Much like a year ago, the news of a new, more easily transmissible variant of SARS-CoV-2 started quite quietly in early December 2020, when COG-UK identified a distinctive cluster of viruses in south east England, that they called the ‘B.1.1.7 lineage’. You may also see it referred to as VUI-202012/01 or VOC-202012/01. VUI stands for Variant Under Investigation, and VOC stands for Variant of Concern. I will return to the arcane matter of naming and classifying a bit further on.

NERVTAG (New and Emerging Respiratory Virus Threats Advisory Group) is an expert committee of the UK Department of Health and Social Care that advises the UK Chief Medical Officer and Ministers. They have met monthly over the past year and they most recently met on 18 December 2020 to consider evidence on the new variant, B.1.1.7.

The Group considered three different papers:

This meeting, along with continuing rising cases, led us into the current tightened restrictions after Christmas.

What is COG-UK?

Led by Professor Sharon Peacock of the University of Cambridge, COG-UK comprises a partnership of NHS organisations, the four Public Health Agencies of the UK, the Wellcome Sanger Institute, and 12 academic partners providing genome sequencing and analysis capacity for government and collaborators across the world. It was established specifically for sequencing SARS-CoV-2 viral genomes as quickly as possible. The MRC Centre for Virus Research at the University of Glasgow is a partner, as is the University of Edinburgh.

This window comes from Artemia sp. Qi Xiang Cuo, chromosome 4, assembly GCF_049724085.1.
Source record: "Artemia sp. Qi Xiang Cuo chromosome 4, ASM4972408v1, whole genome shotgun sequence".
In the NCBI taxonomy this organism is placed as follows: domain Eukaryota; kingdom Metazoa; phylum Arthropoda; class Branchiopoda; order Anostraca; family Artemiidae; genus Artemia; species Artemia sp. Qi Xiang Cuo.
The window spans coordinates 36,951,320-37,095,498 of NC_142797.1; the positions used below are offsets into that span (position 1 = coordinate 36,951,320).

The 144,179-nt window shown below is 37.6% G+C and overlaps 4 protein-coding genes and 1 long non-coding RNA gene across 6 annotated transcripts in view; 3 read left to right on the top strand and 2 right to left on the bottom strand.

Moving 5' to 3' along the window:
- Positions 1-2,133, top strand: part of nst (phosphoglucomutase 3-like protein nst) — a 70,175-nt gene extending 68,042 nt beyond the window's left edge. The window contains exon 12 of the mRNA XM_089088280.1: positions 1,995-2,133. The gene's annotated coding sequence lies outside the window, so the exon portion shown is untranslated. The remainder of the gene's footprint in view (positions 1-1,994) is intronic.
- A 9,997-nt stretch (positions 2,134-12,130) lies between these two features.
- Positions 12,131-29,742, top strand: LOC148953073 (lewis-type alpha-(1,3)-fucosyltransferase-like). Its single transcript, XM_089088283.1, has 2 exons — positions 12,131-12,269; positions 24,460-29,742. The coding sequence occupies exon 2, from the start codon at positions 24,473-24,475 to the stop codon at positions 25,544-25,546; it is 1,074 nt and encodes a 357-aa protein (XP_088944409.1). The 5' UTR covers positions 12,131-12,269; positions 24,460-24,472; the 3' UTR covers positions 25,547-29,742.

It held a public ‘showcase’ event in mid-December discussing the work done so far in tracking the genome of the virus and its many variants, or lineages caused by many mutations. So far they have sequenced over 131,000 viral genomes of SARS-CoV-2. These have been rendered into a visual map for the Global Initiative on Sharing Avian Influenza Data (GISAID) with details of each recorded genome and where it has arisen. It is a global centre, set up in 2008 for the sharing of influenza data and for collaboration between scientists. It has been the site for sharing data relating to SARS-Cov-2.

The image below provides an impression of the growth and spread of SARS-CoV-2 lineages over time (link for interactive version). Each dot represents a sequenced genome along the various lineages of the virus (shown as grey branches) over the past year.

Mutations are the norm, and each of these genomes is like a small branch of a family tree, whereby the generations aren’t measured in years, but in days and weeks. From this work in sequencing, the scientists have been able to identify with remarkable precision how and where the virus has spread, in its quickly changing form. These changes might be a single mutation or a number of mutations. Some lineages are already extinct, some are thriving, having some small adaptive advantage. One of these major advantages is transmissibility.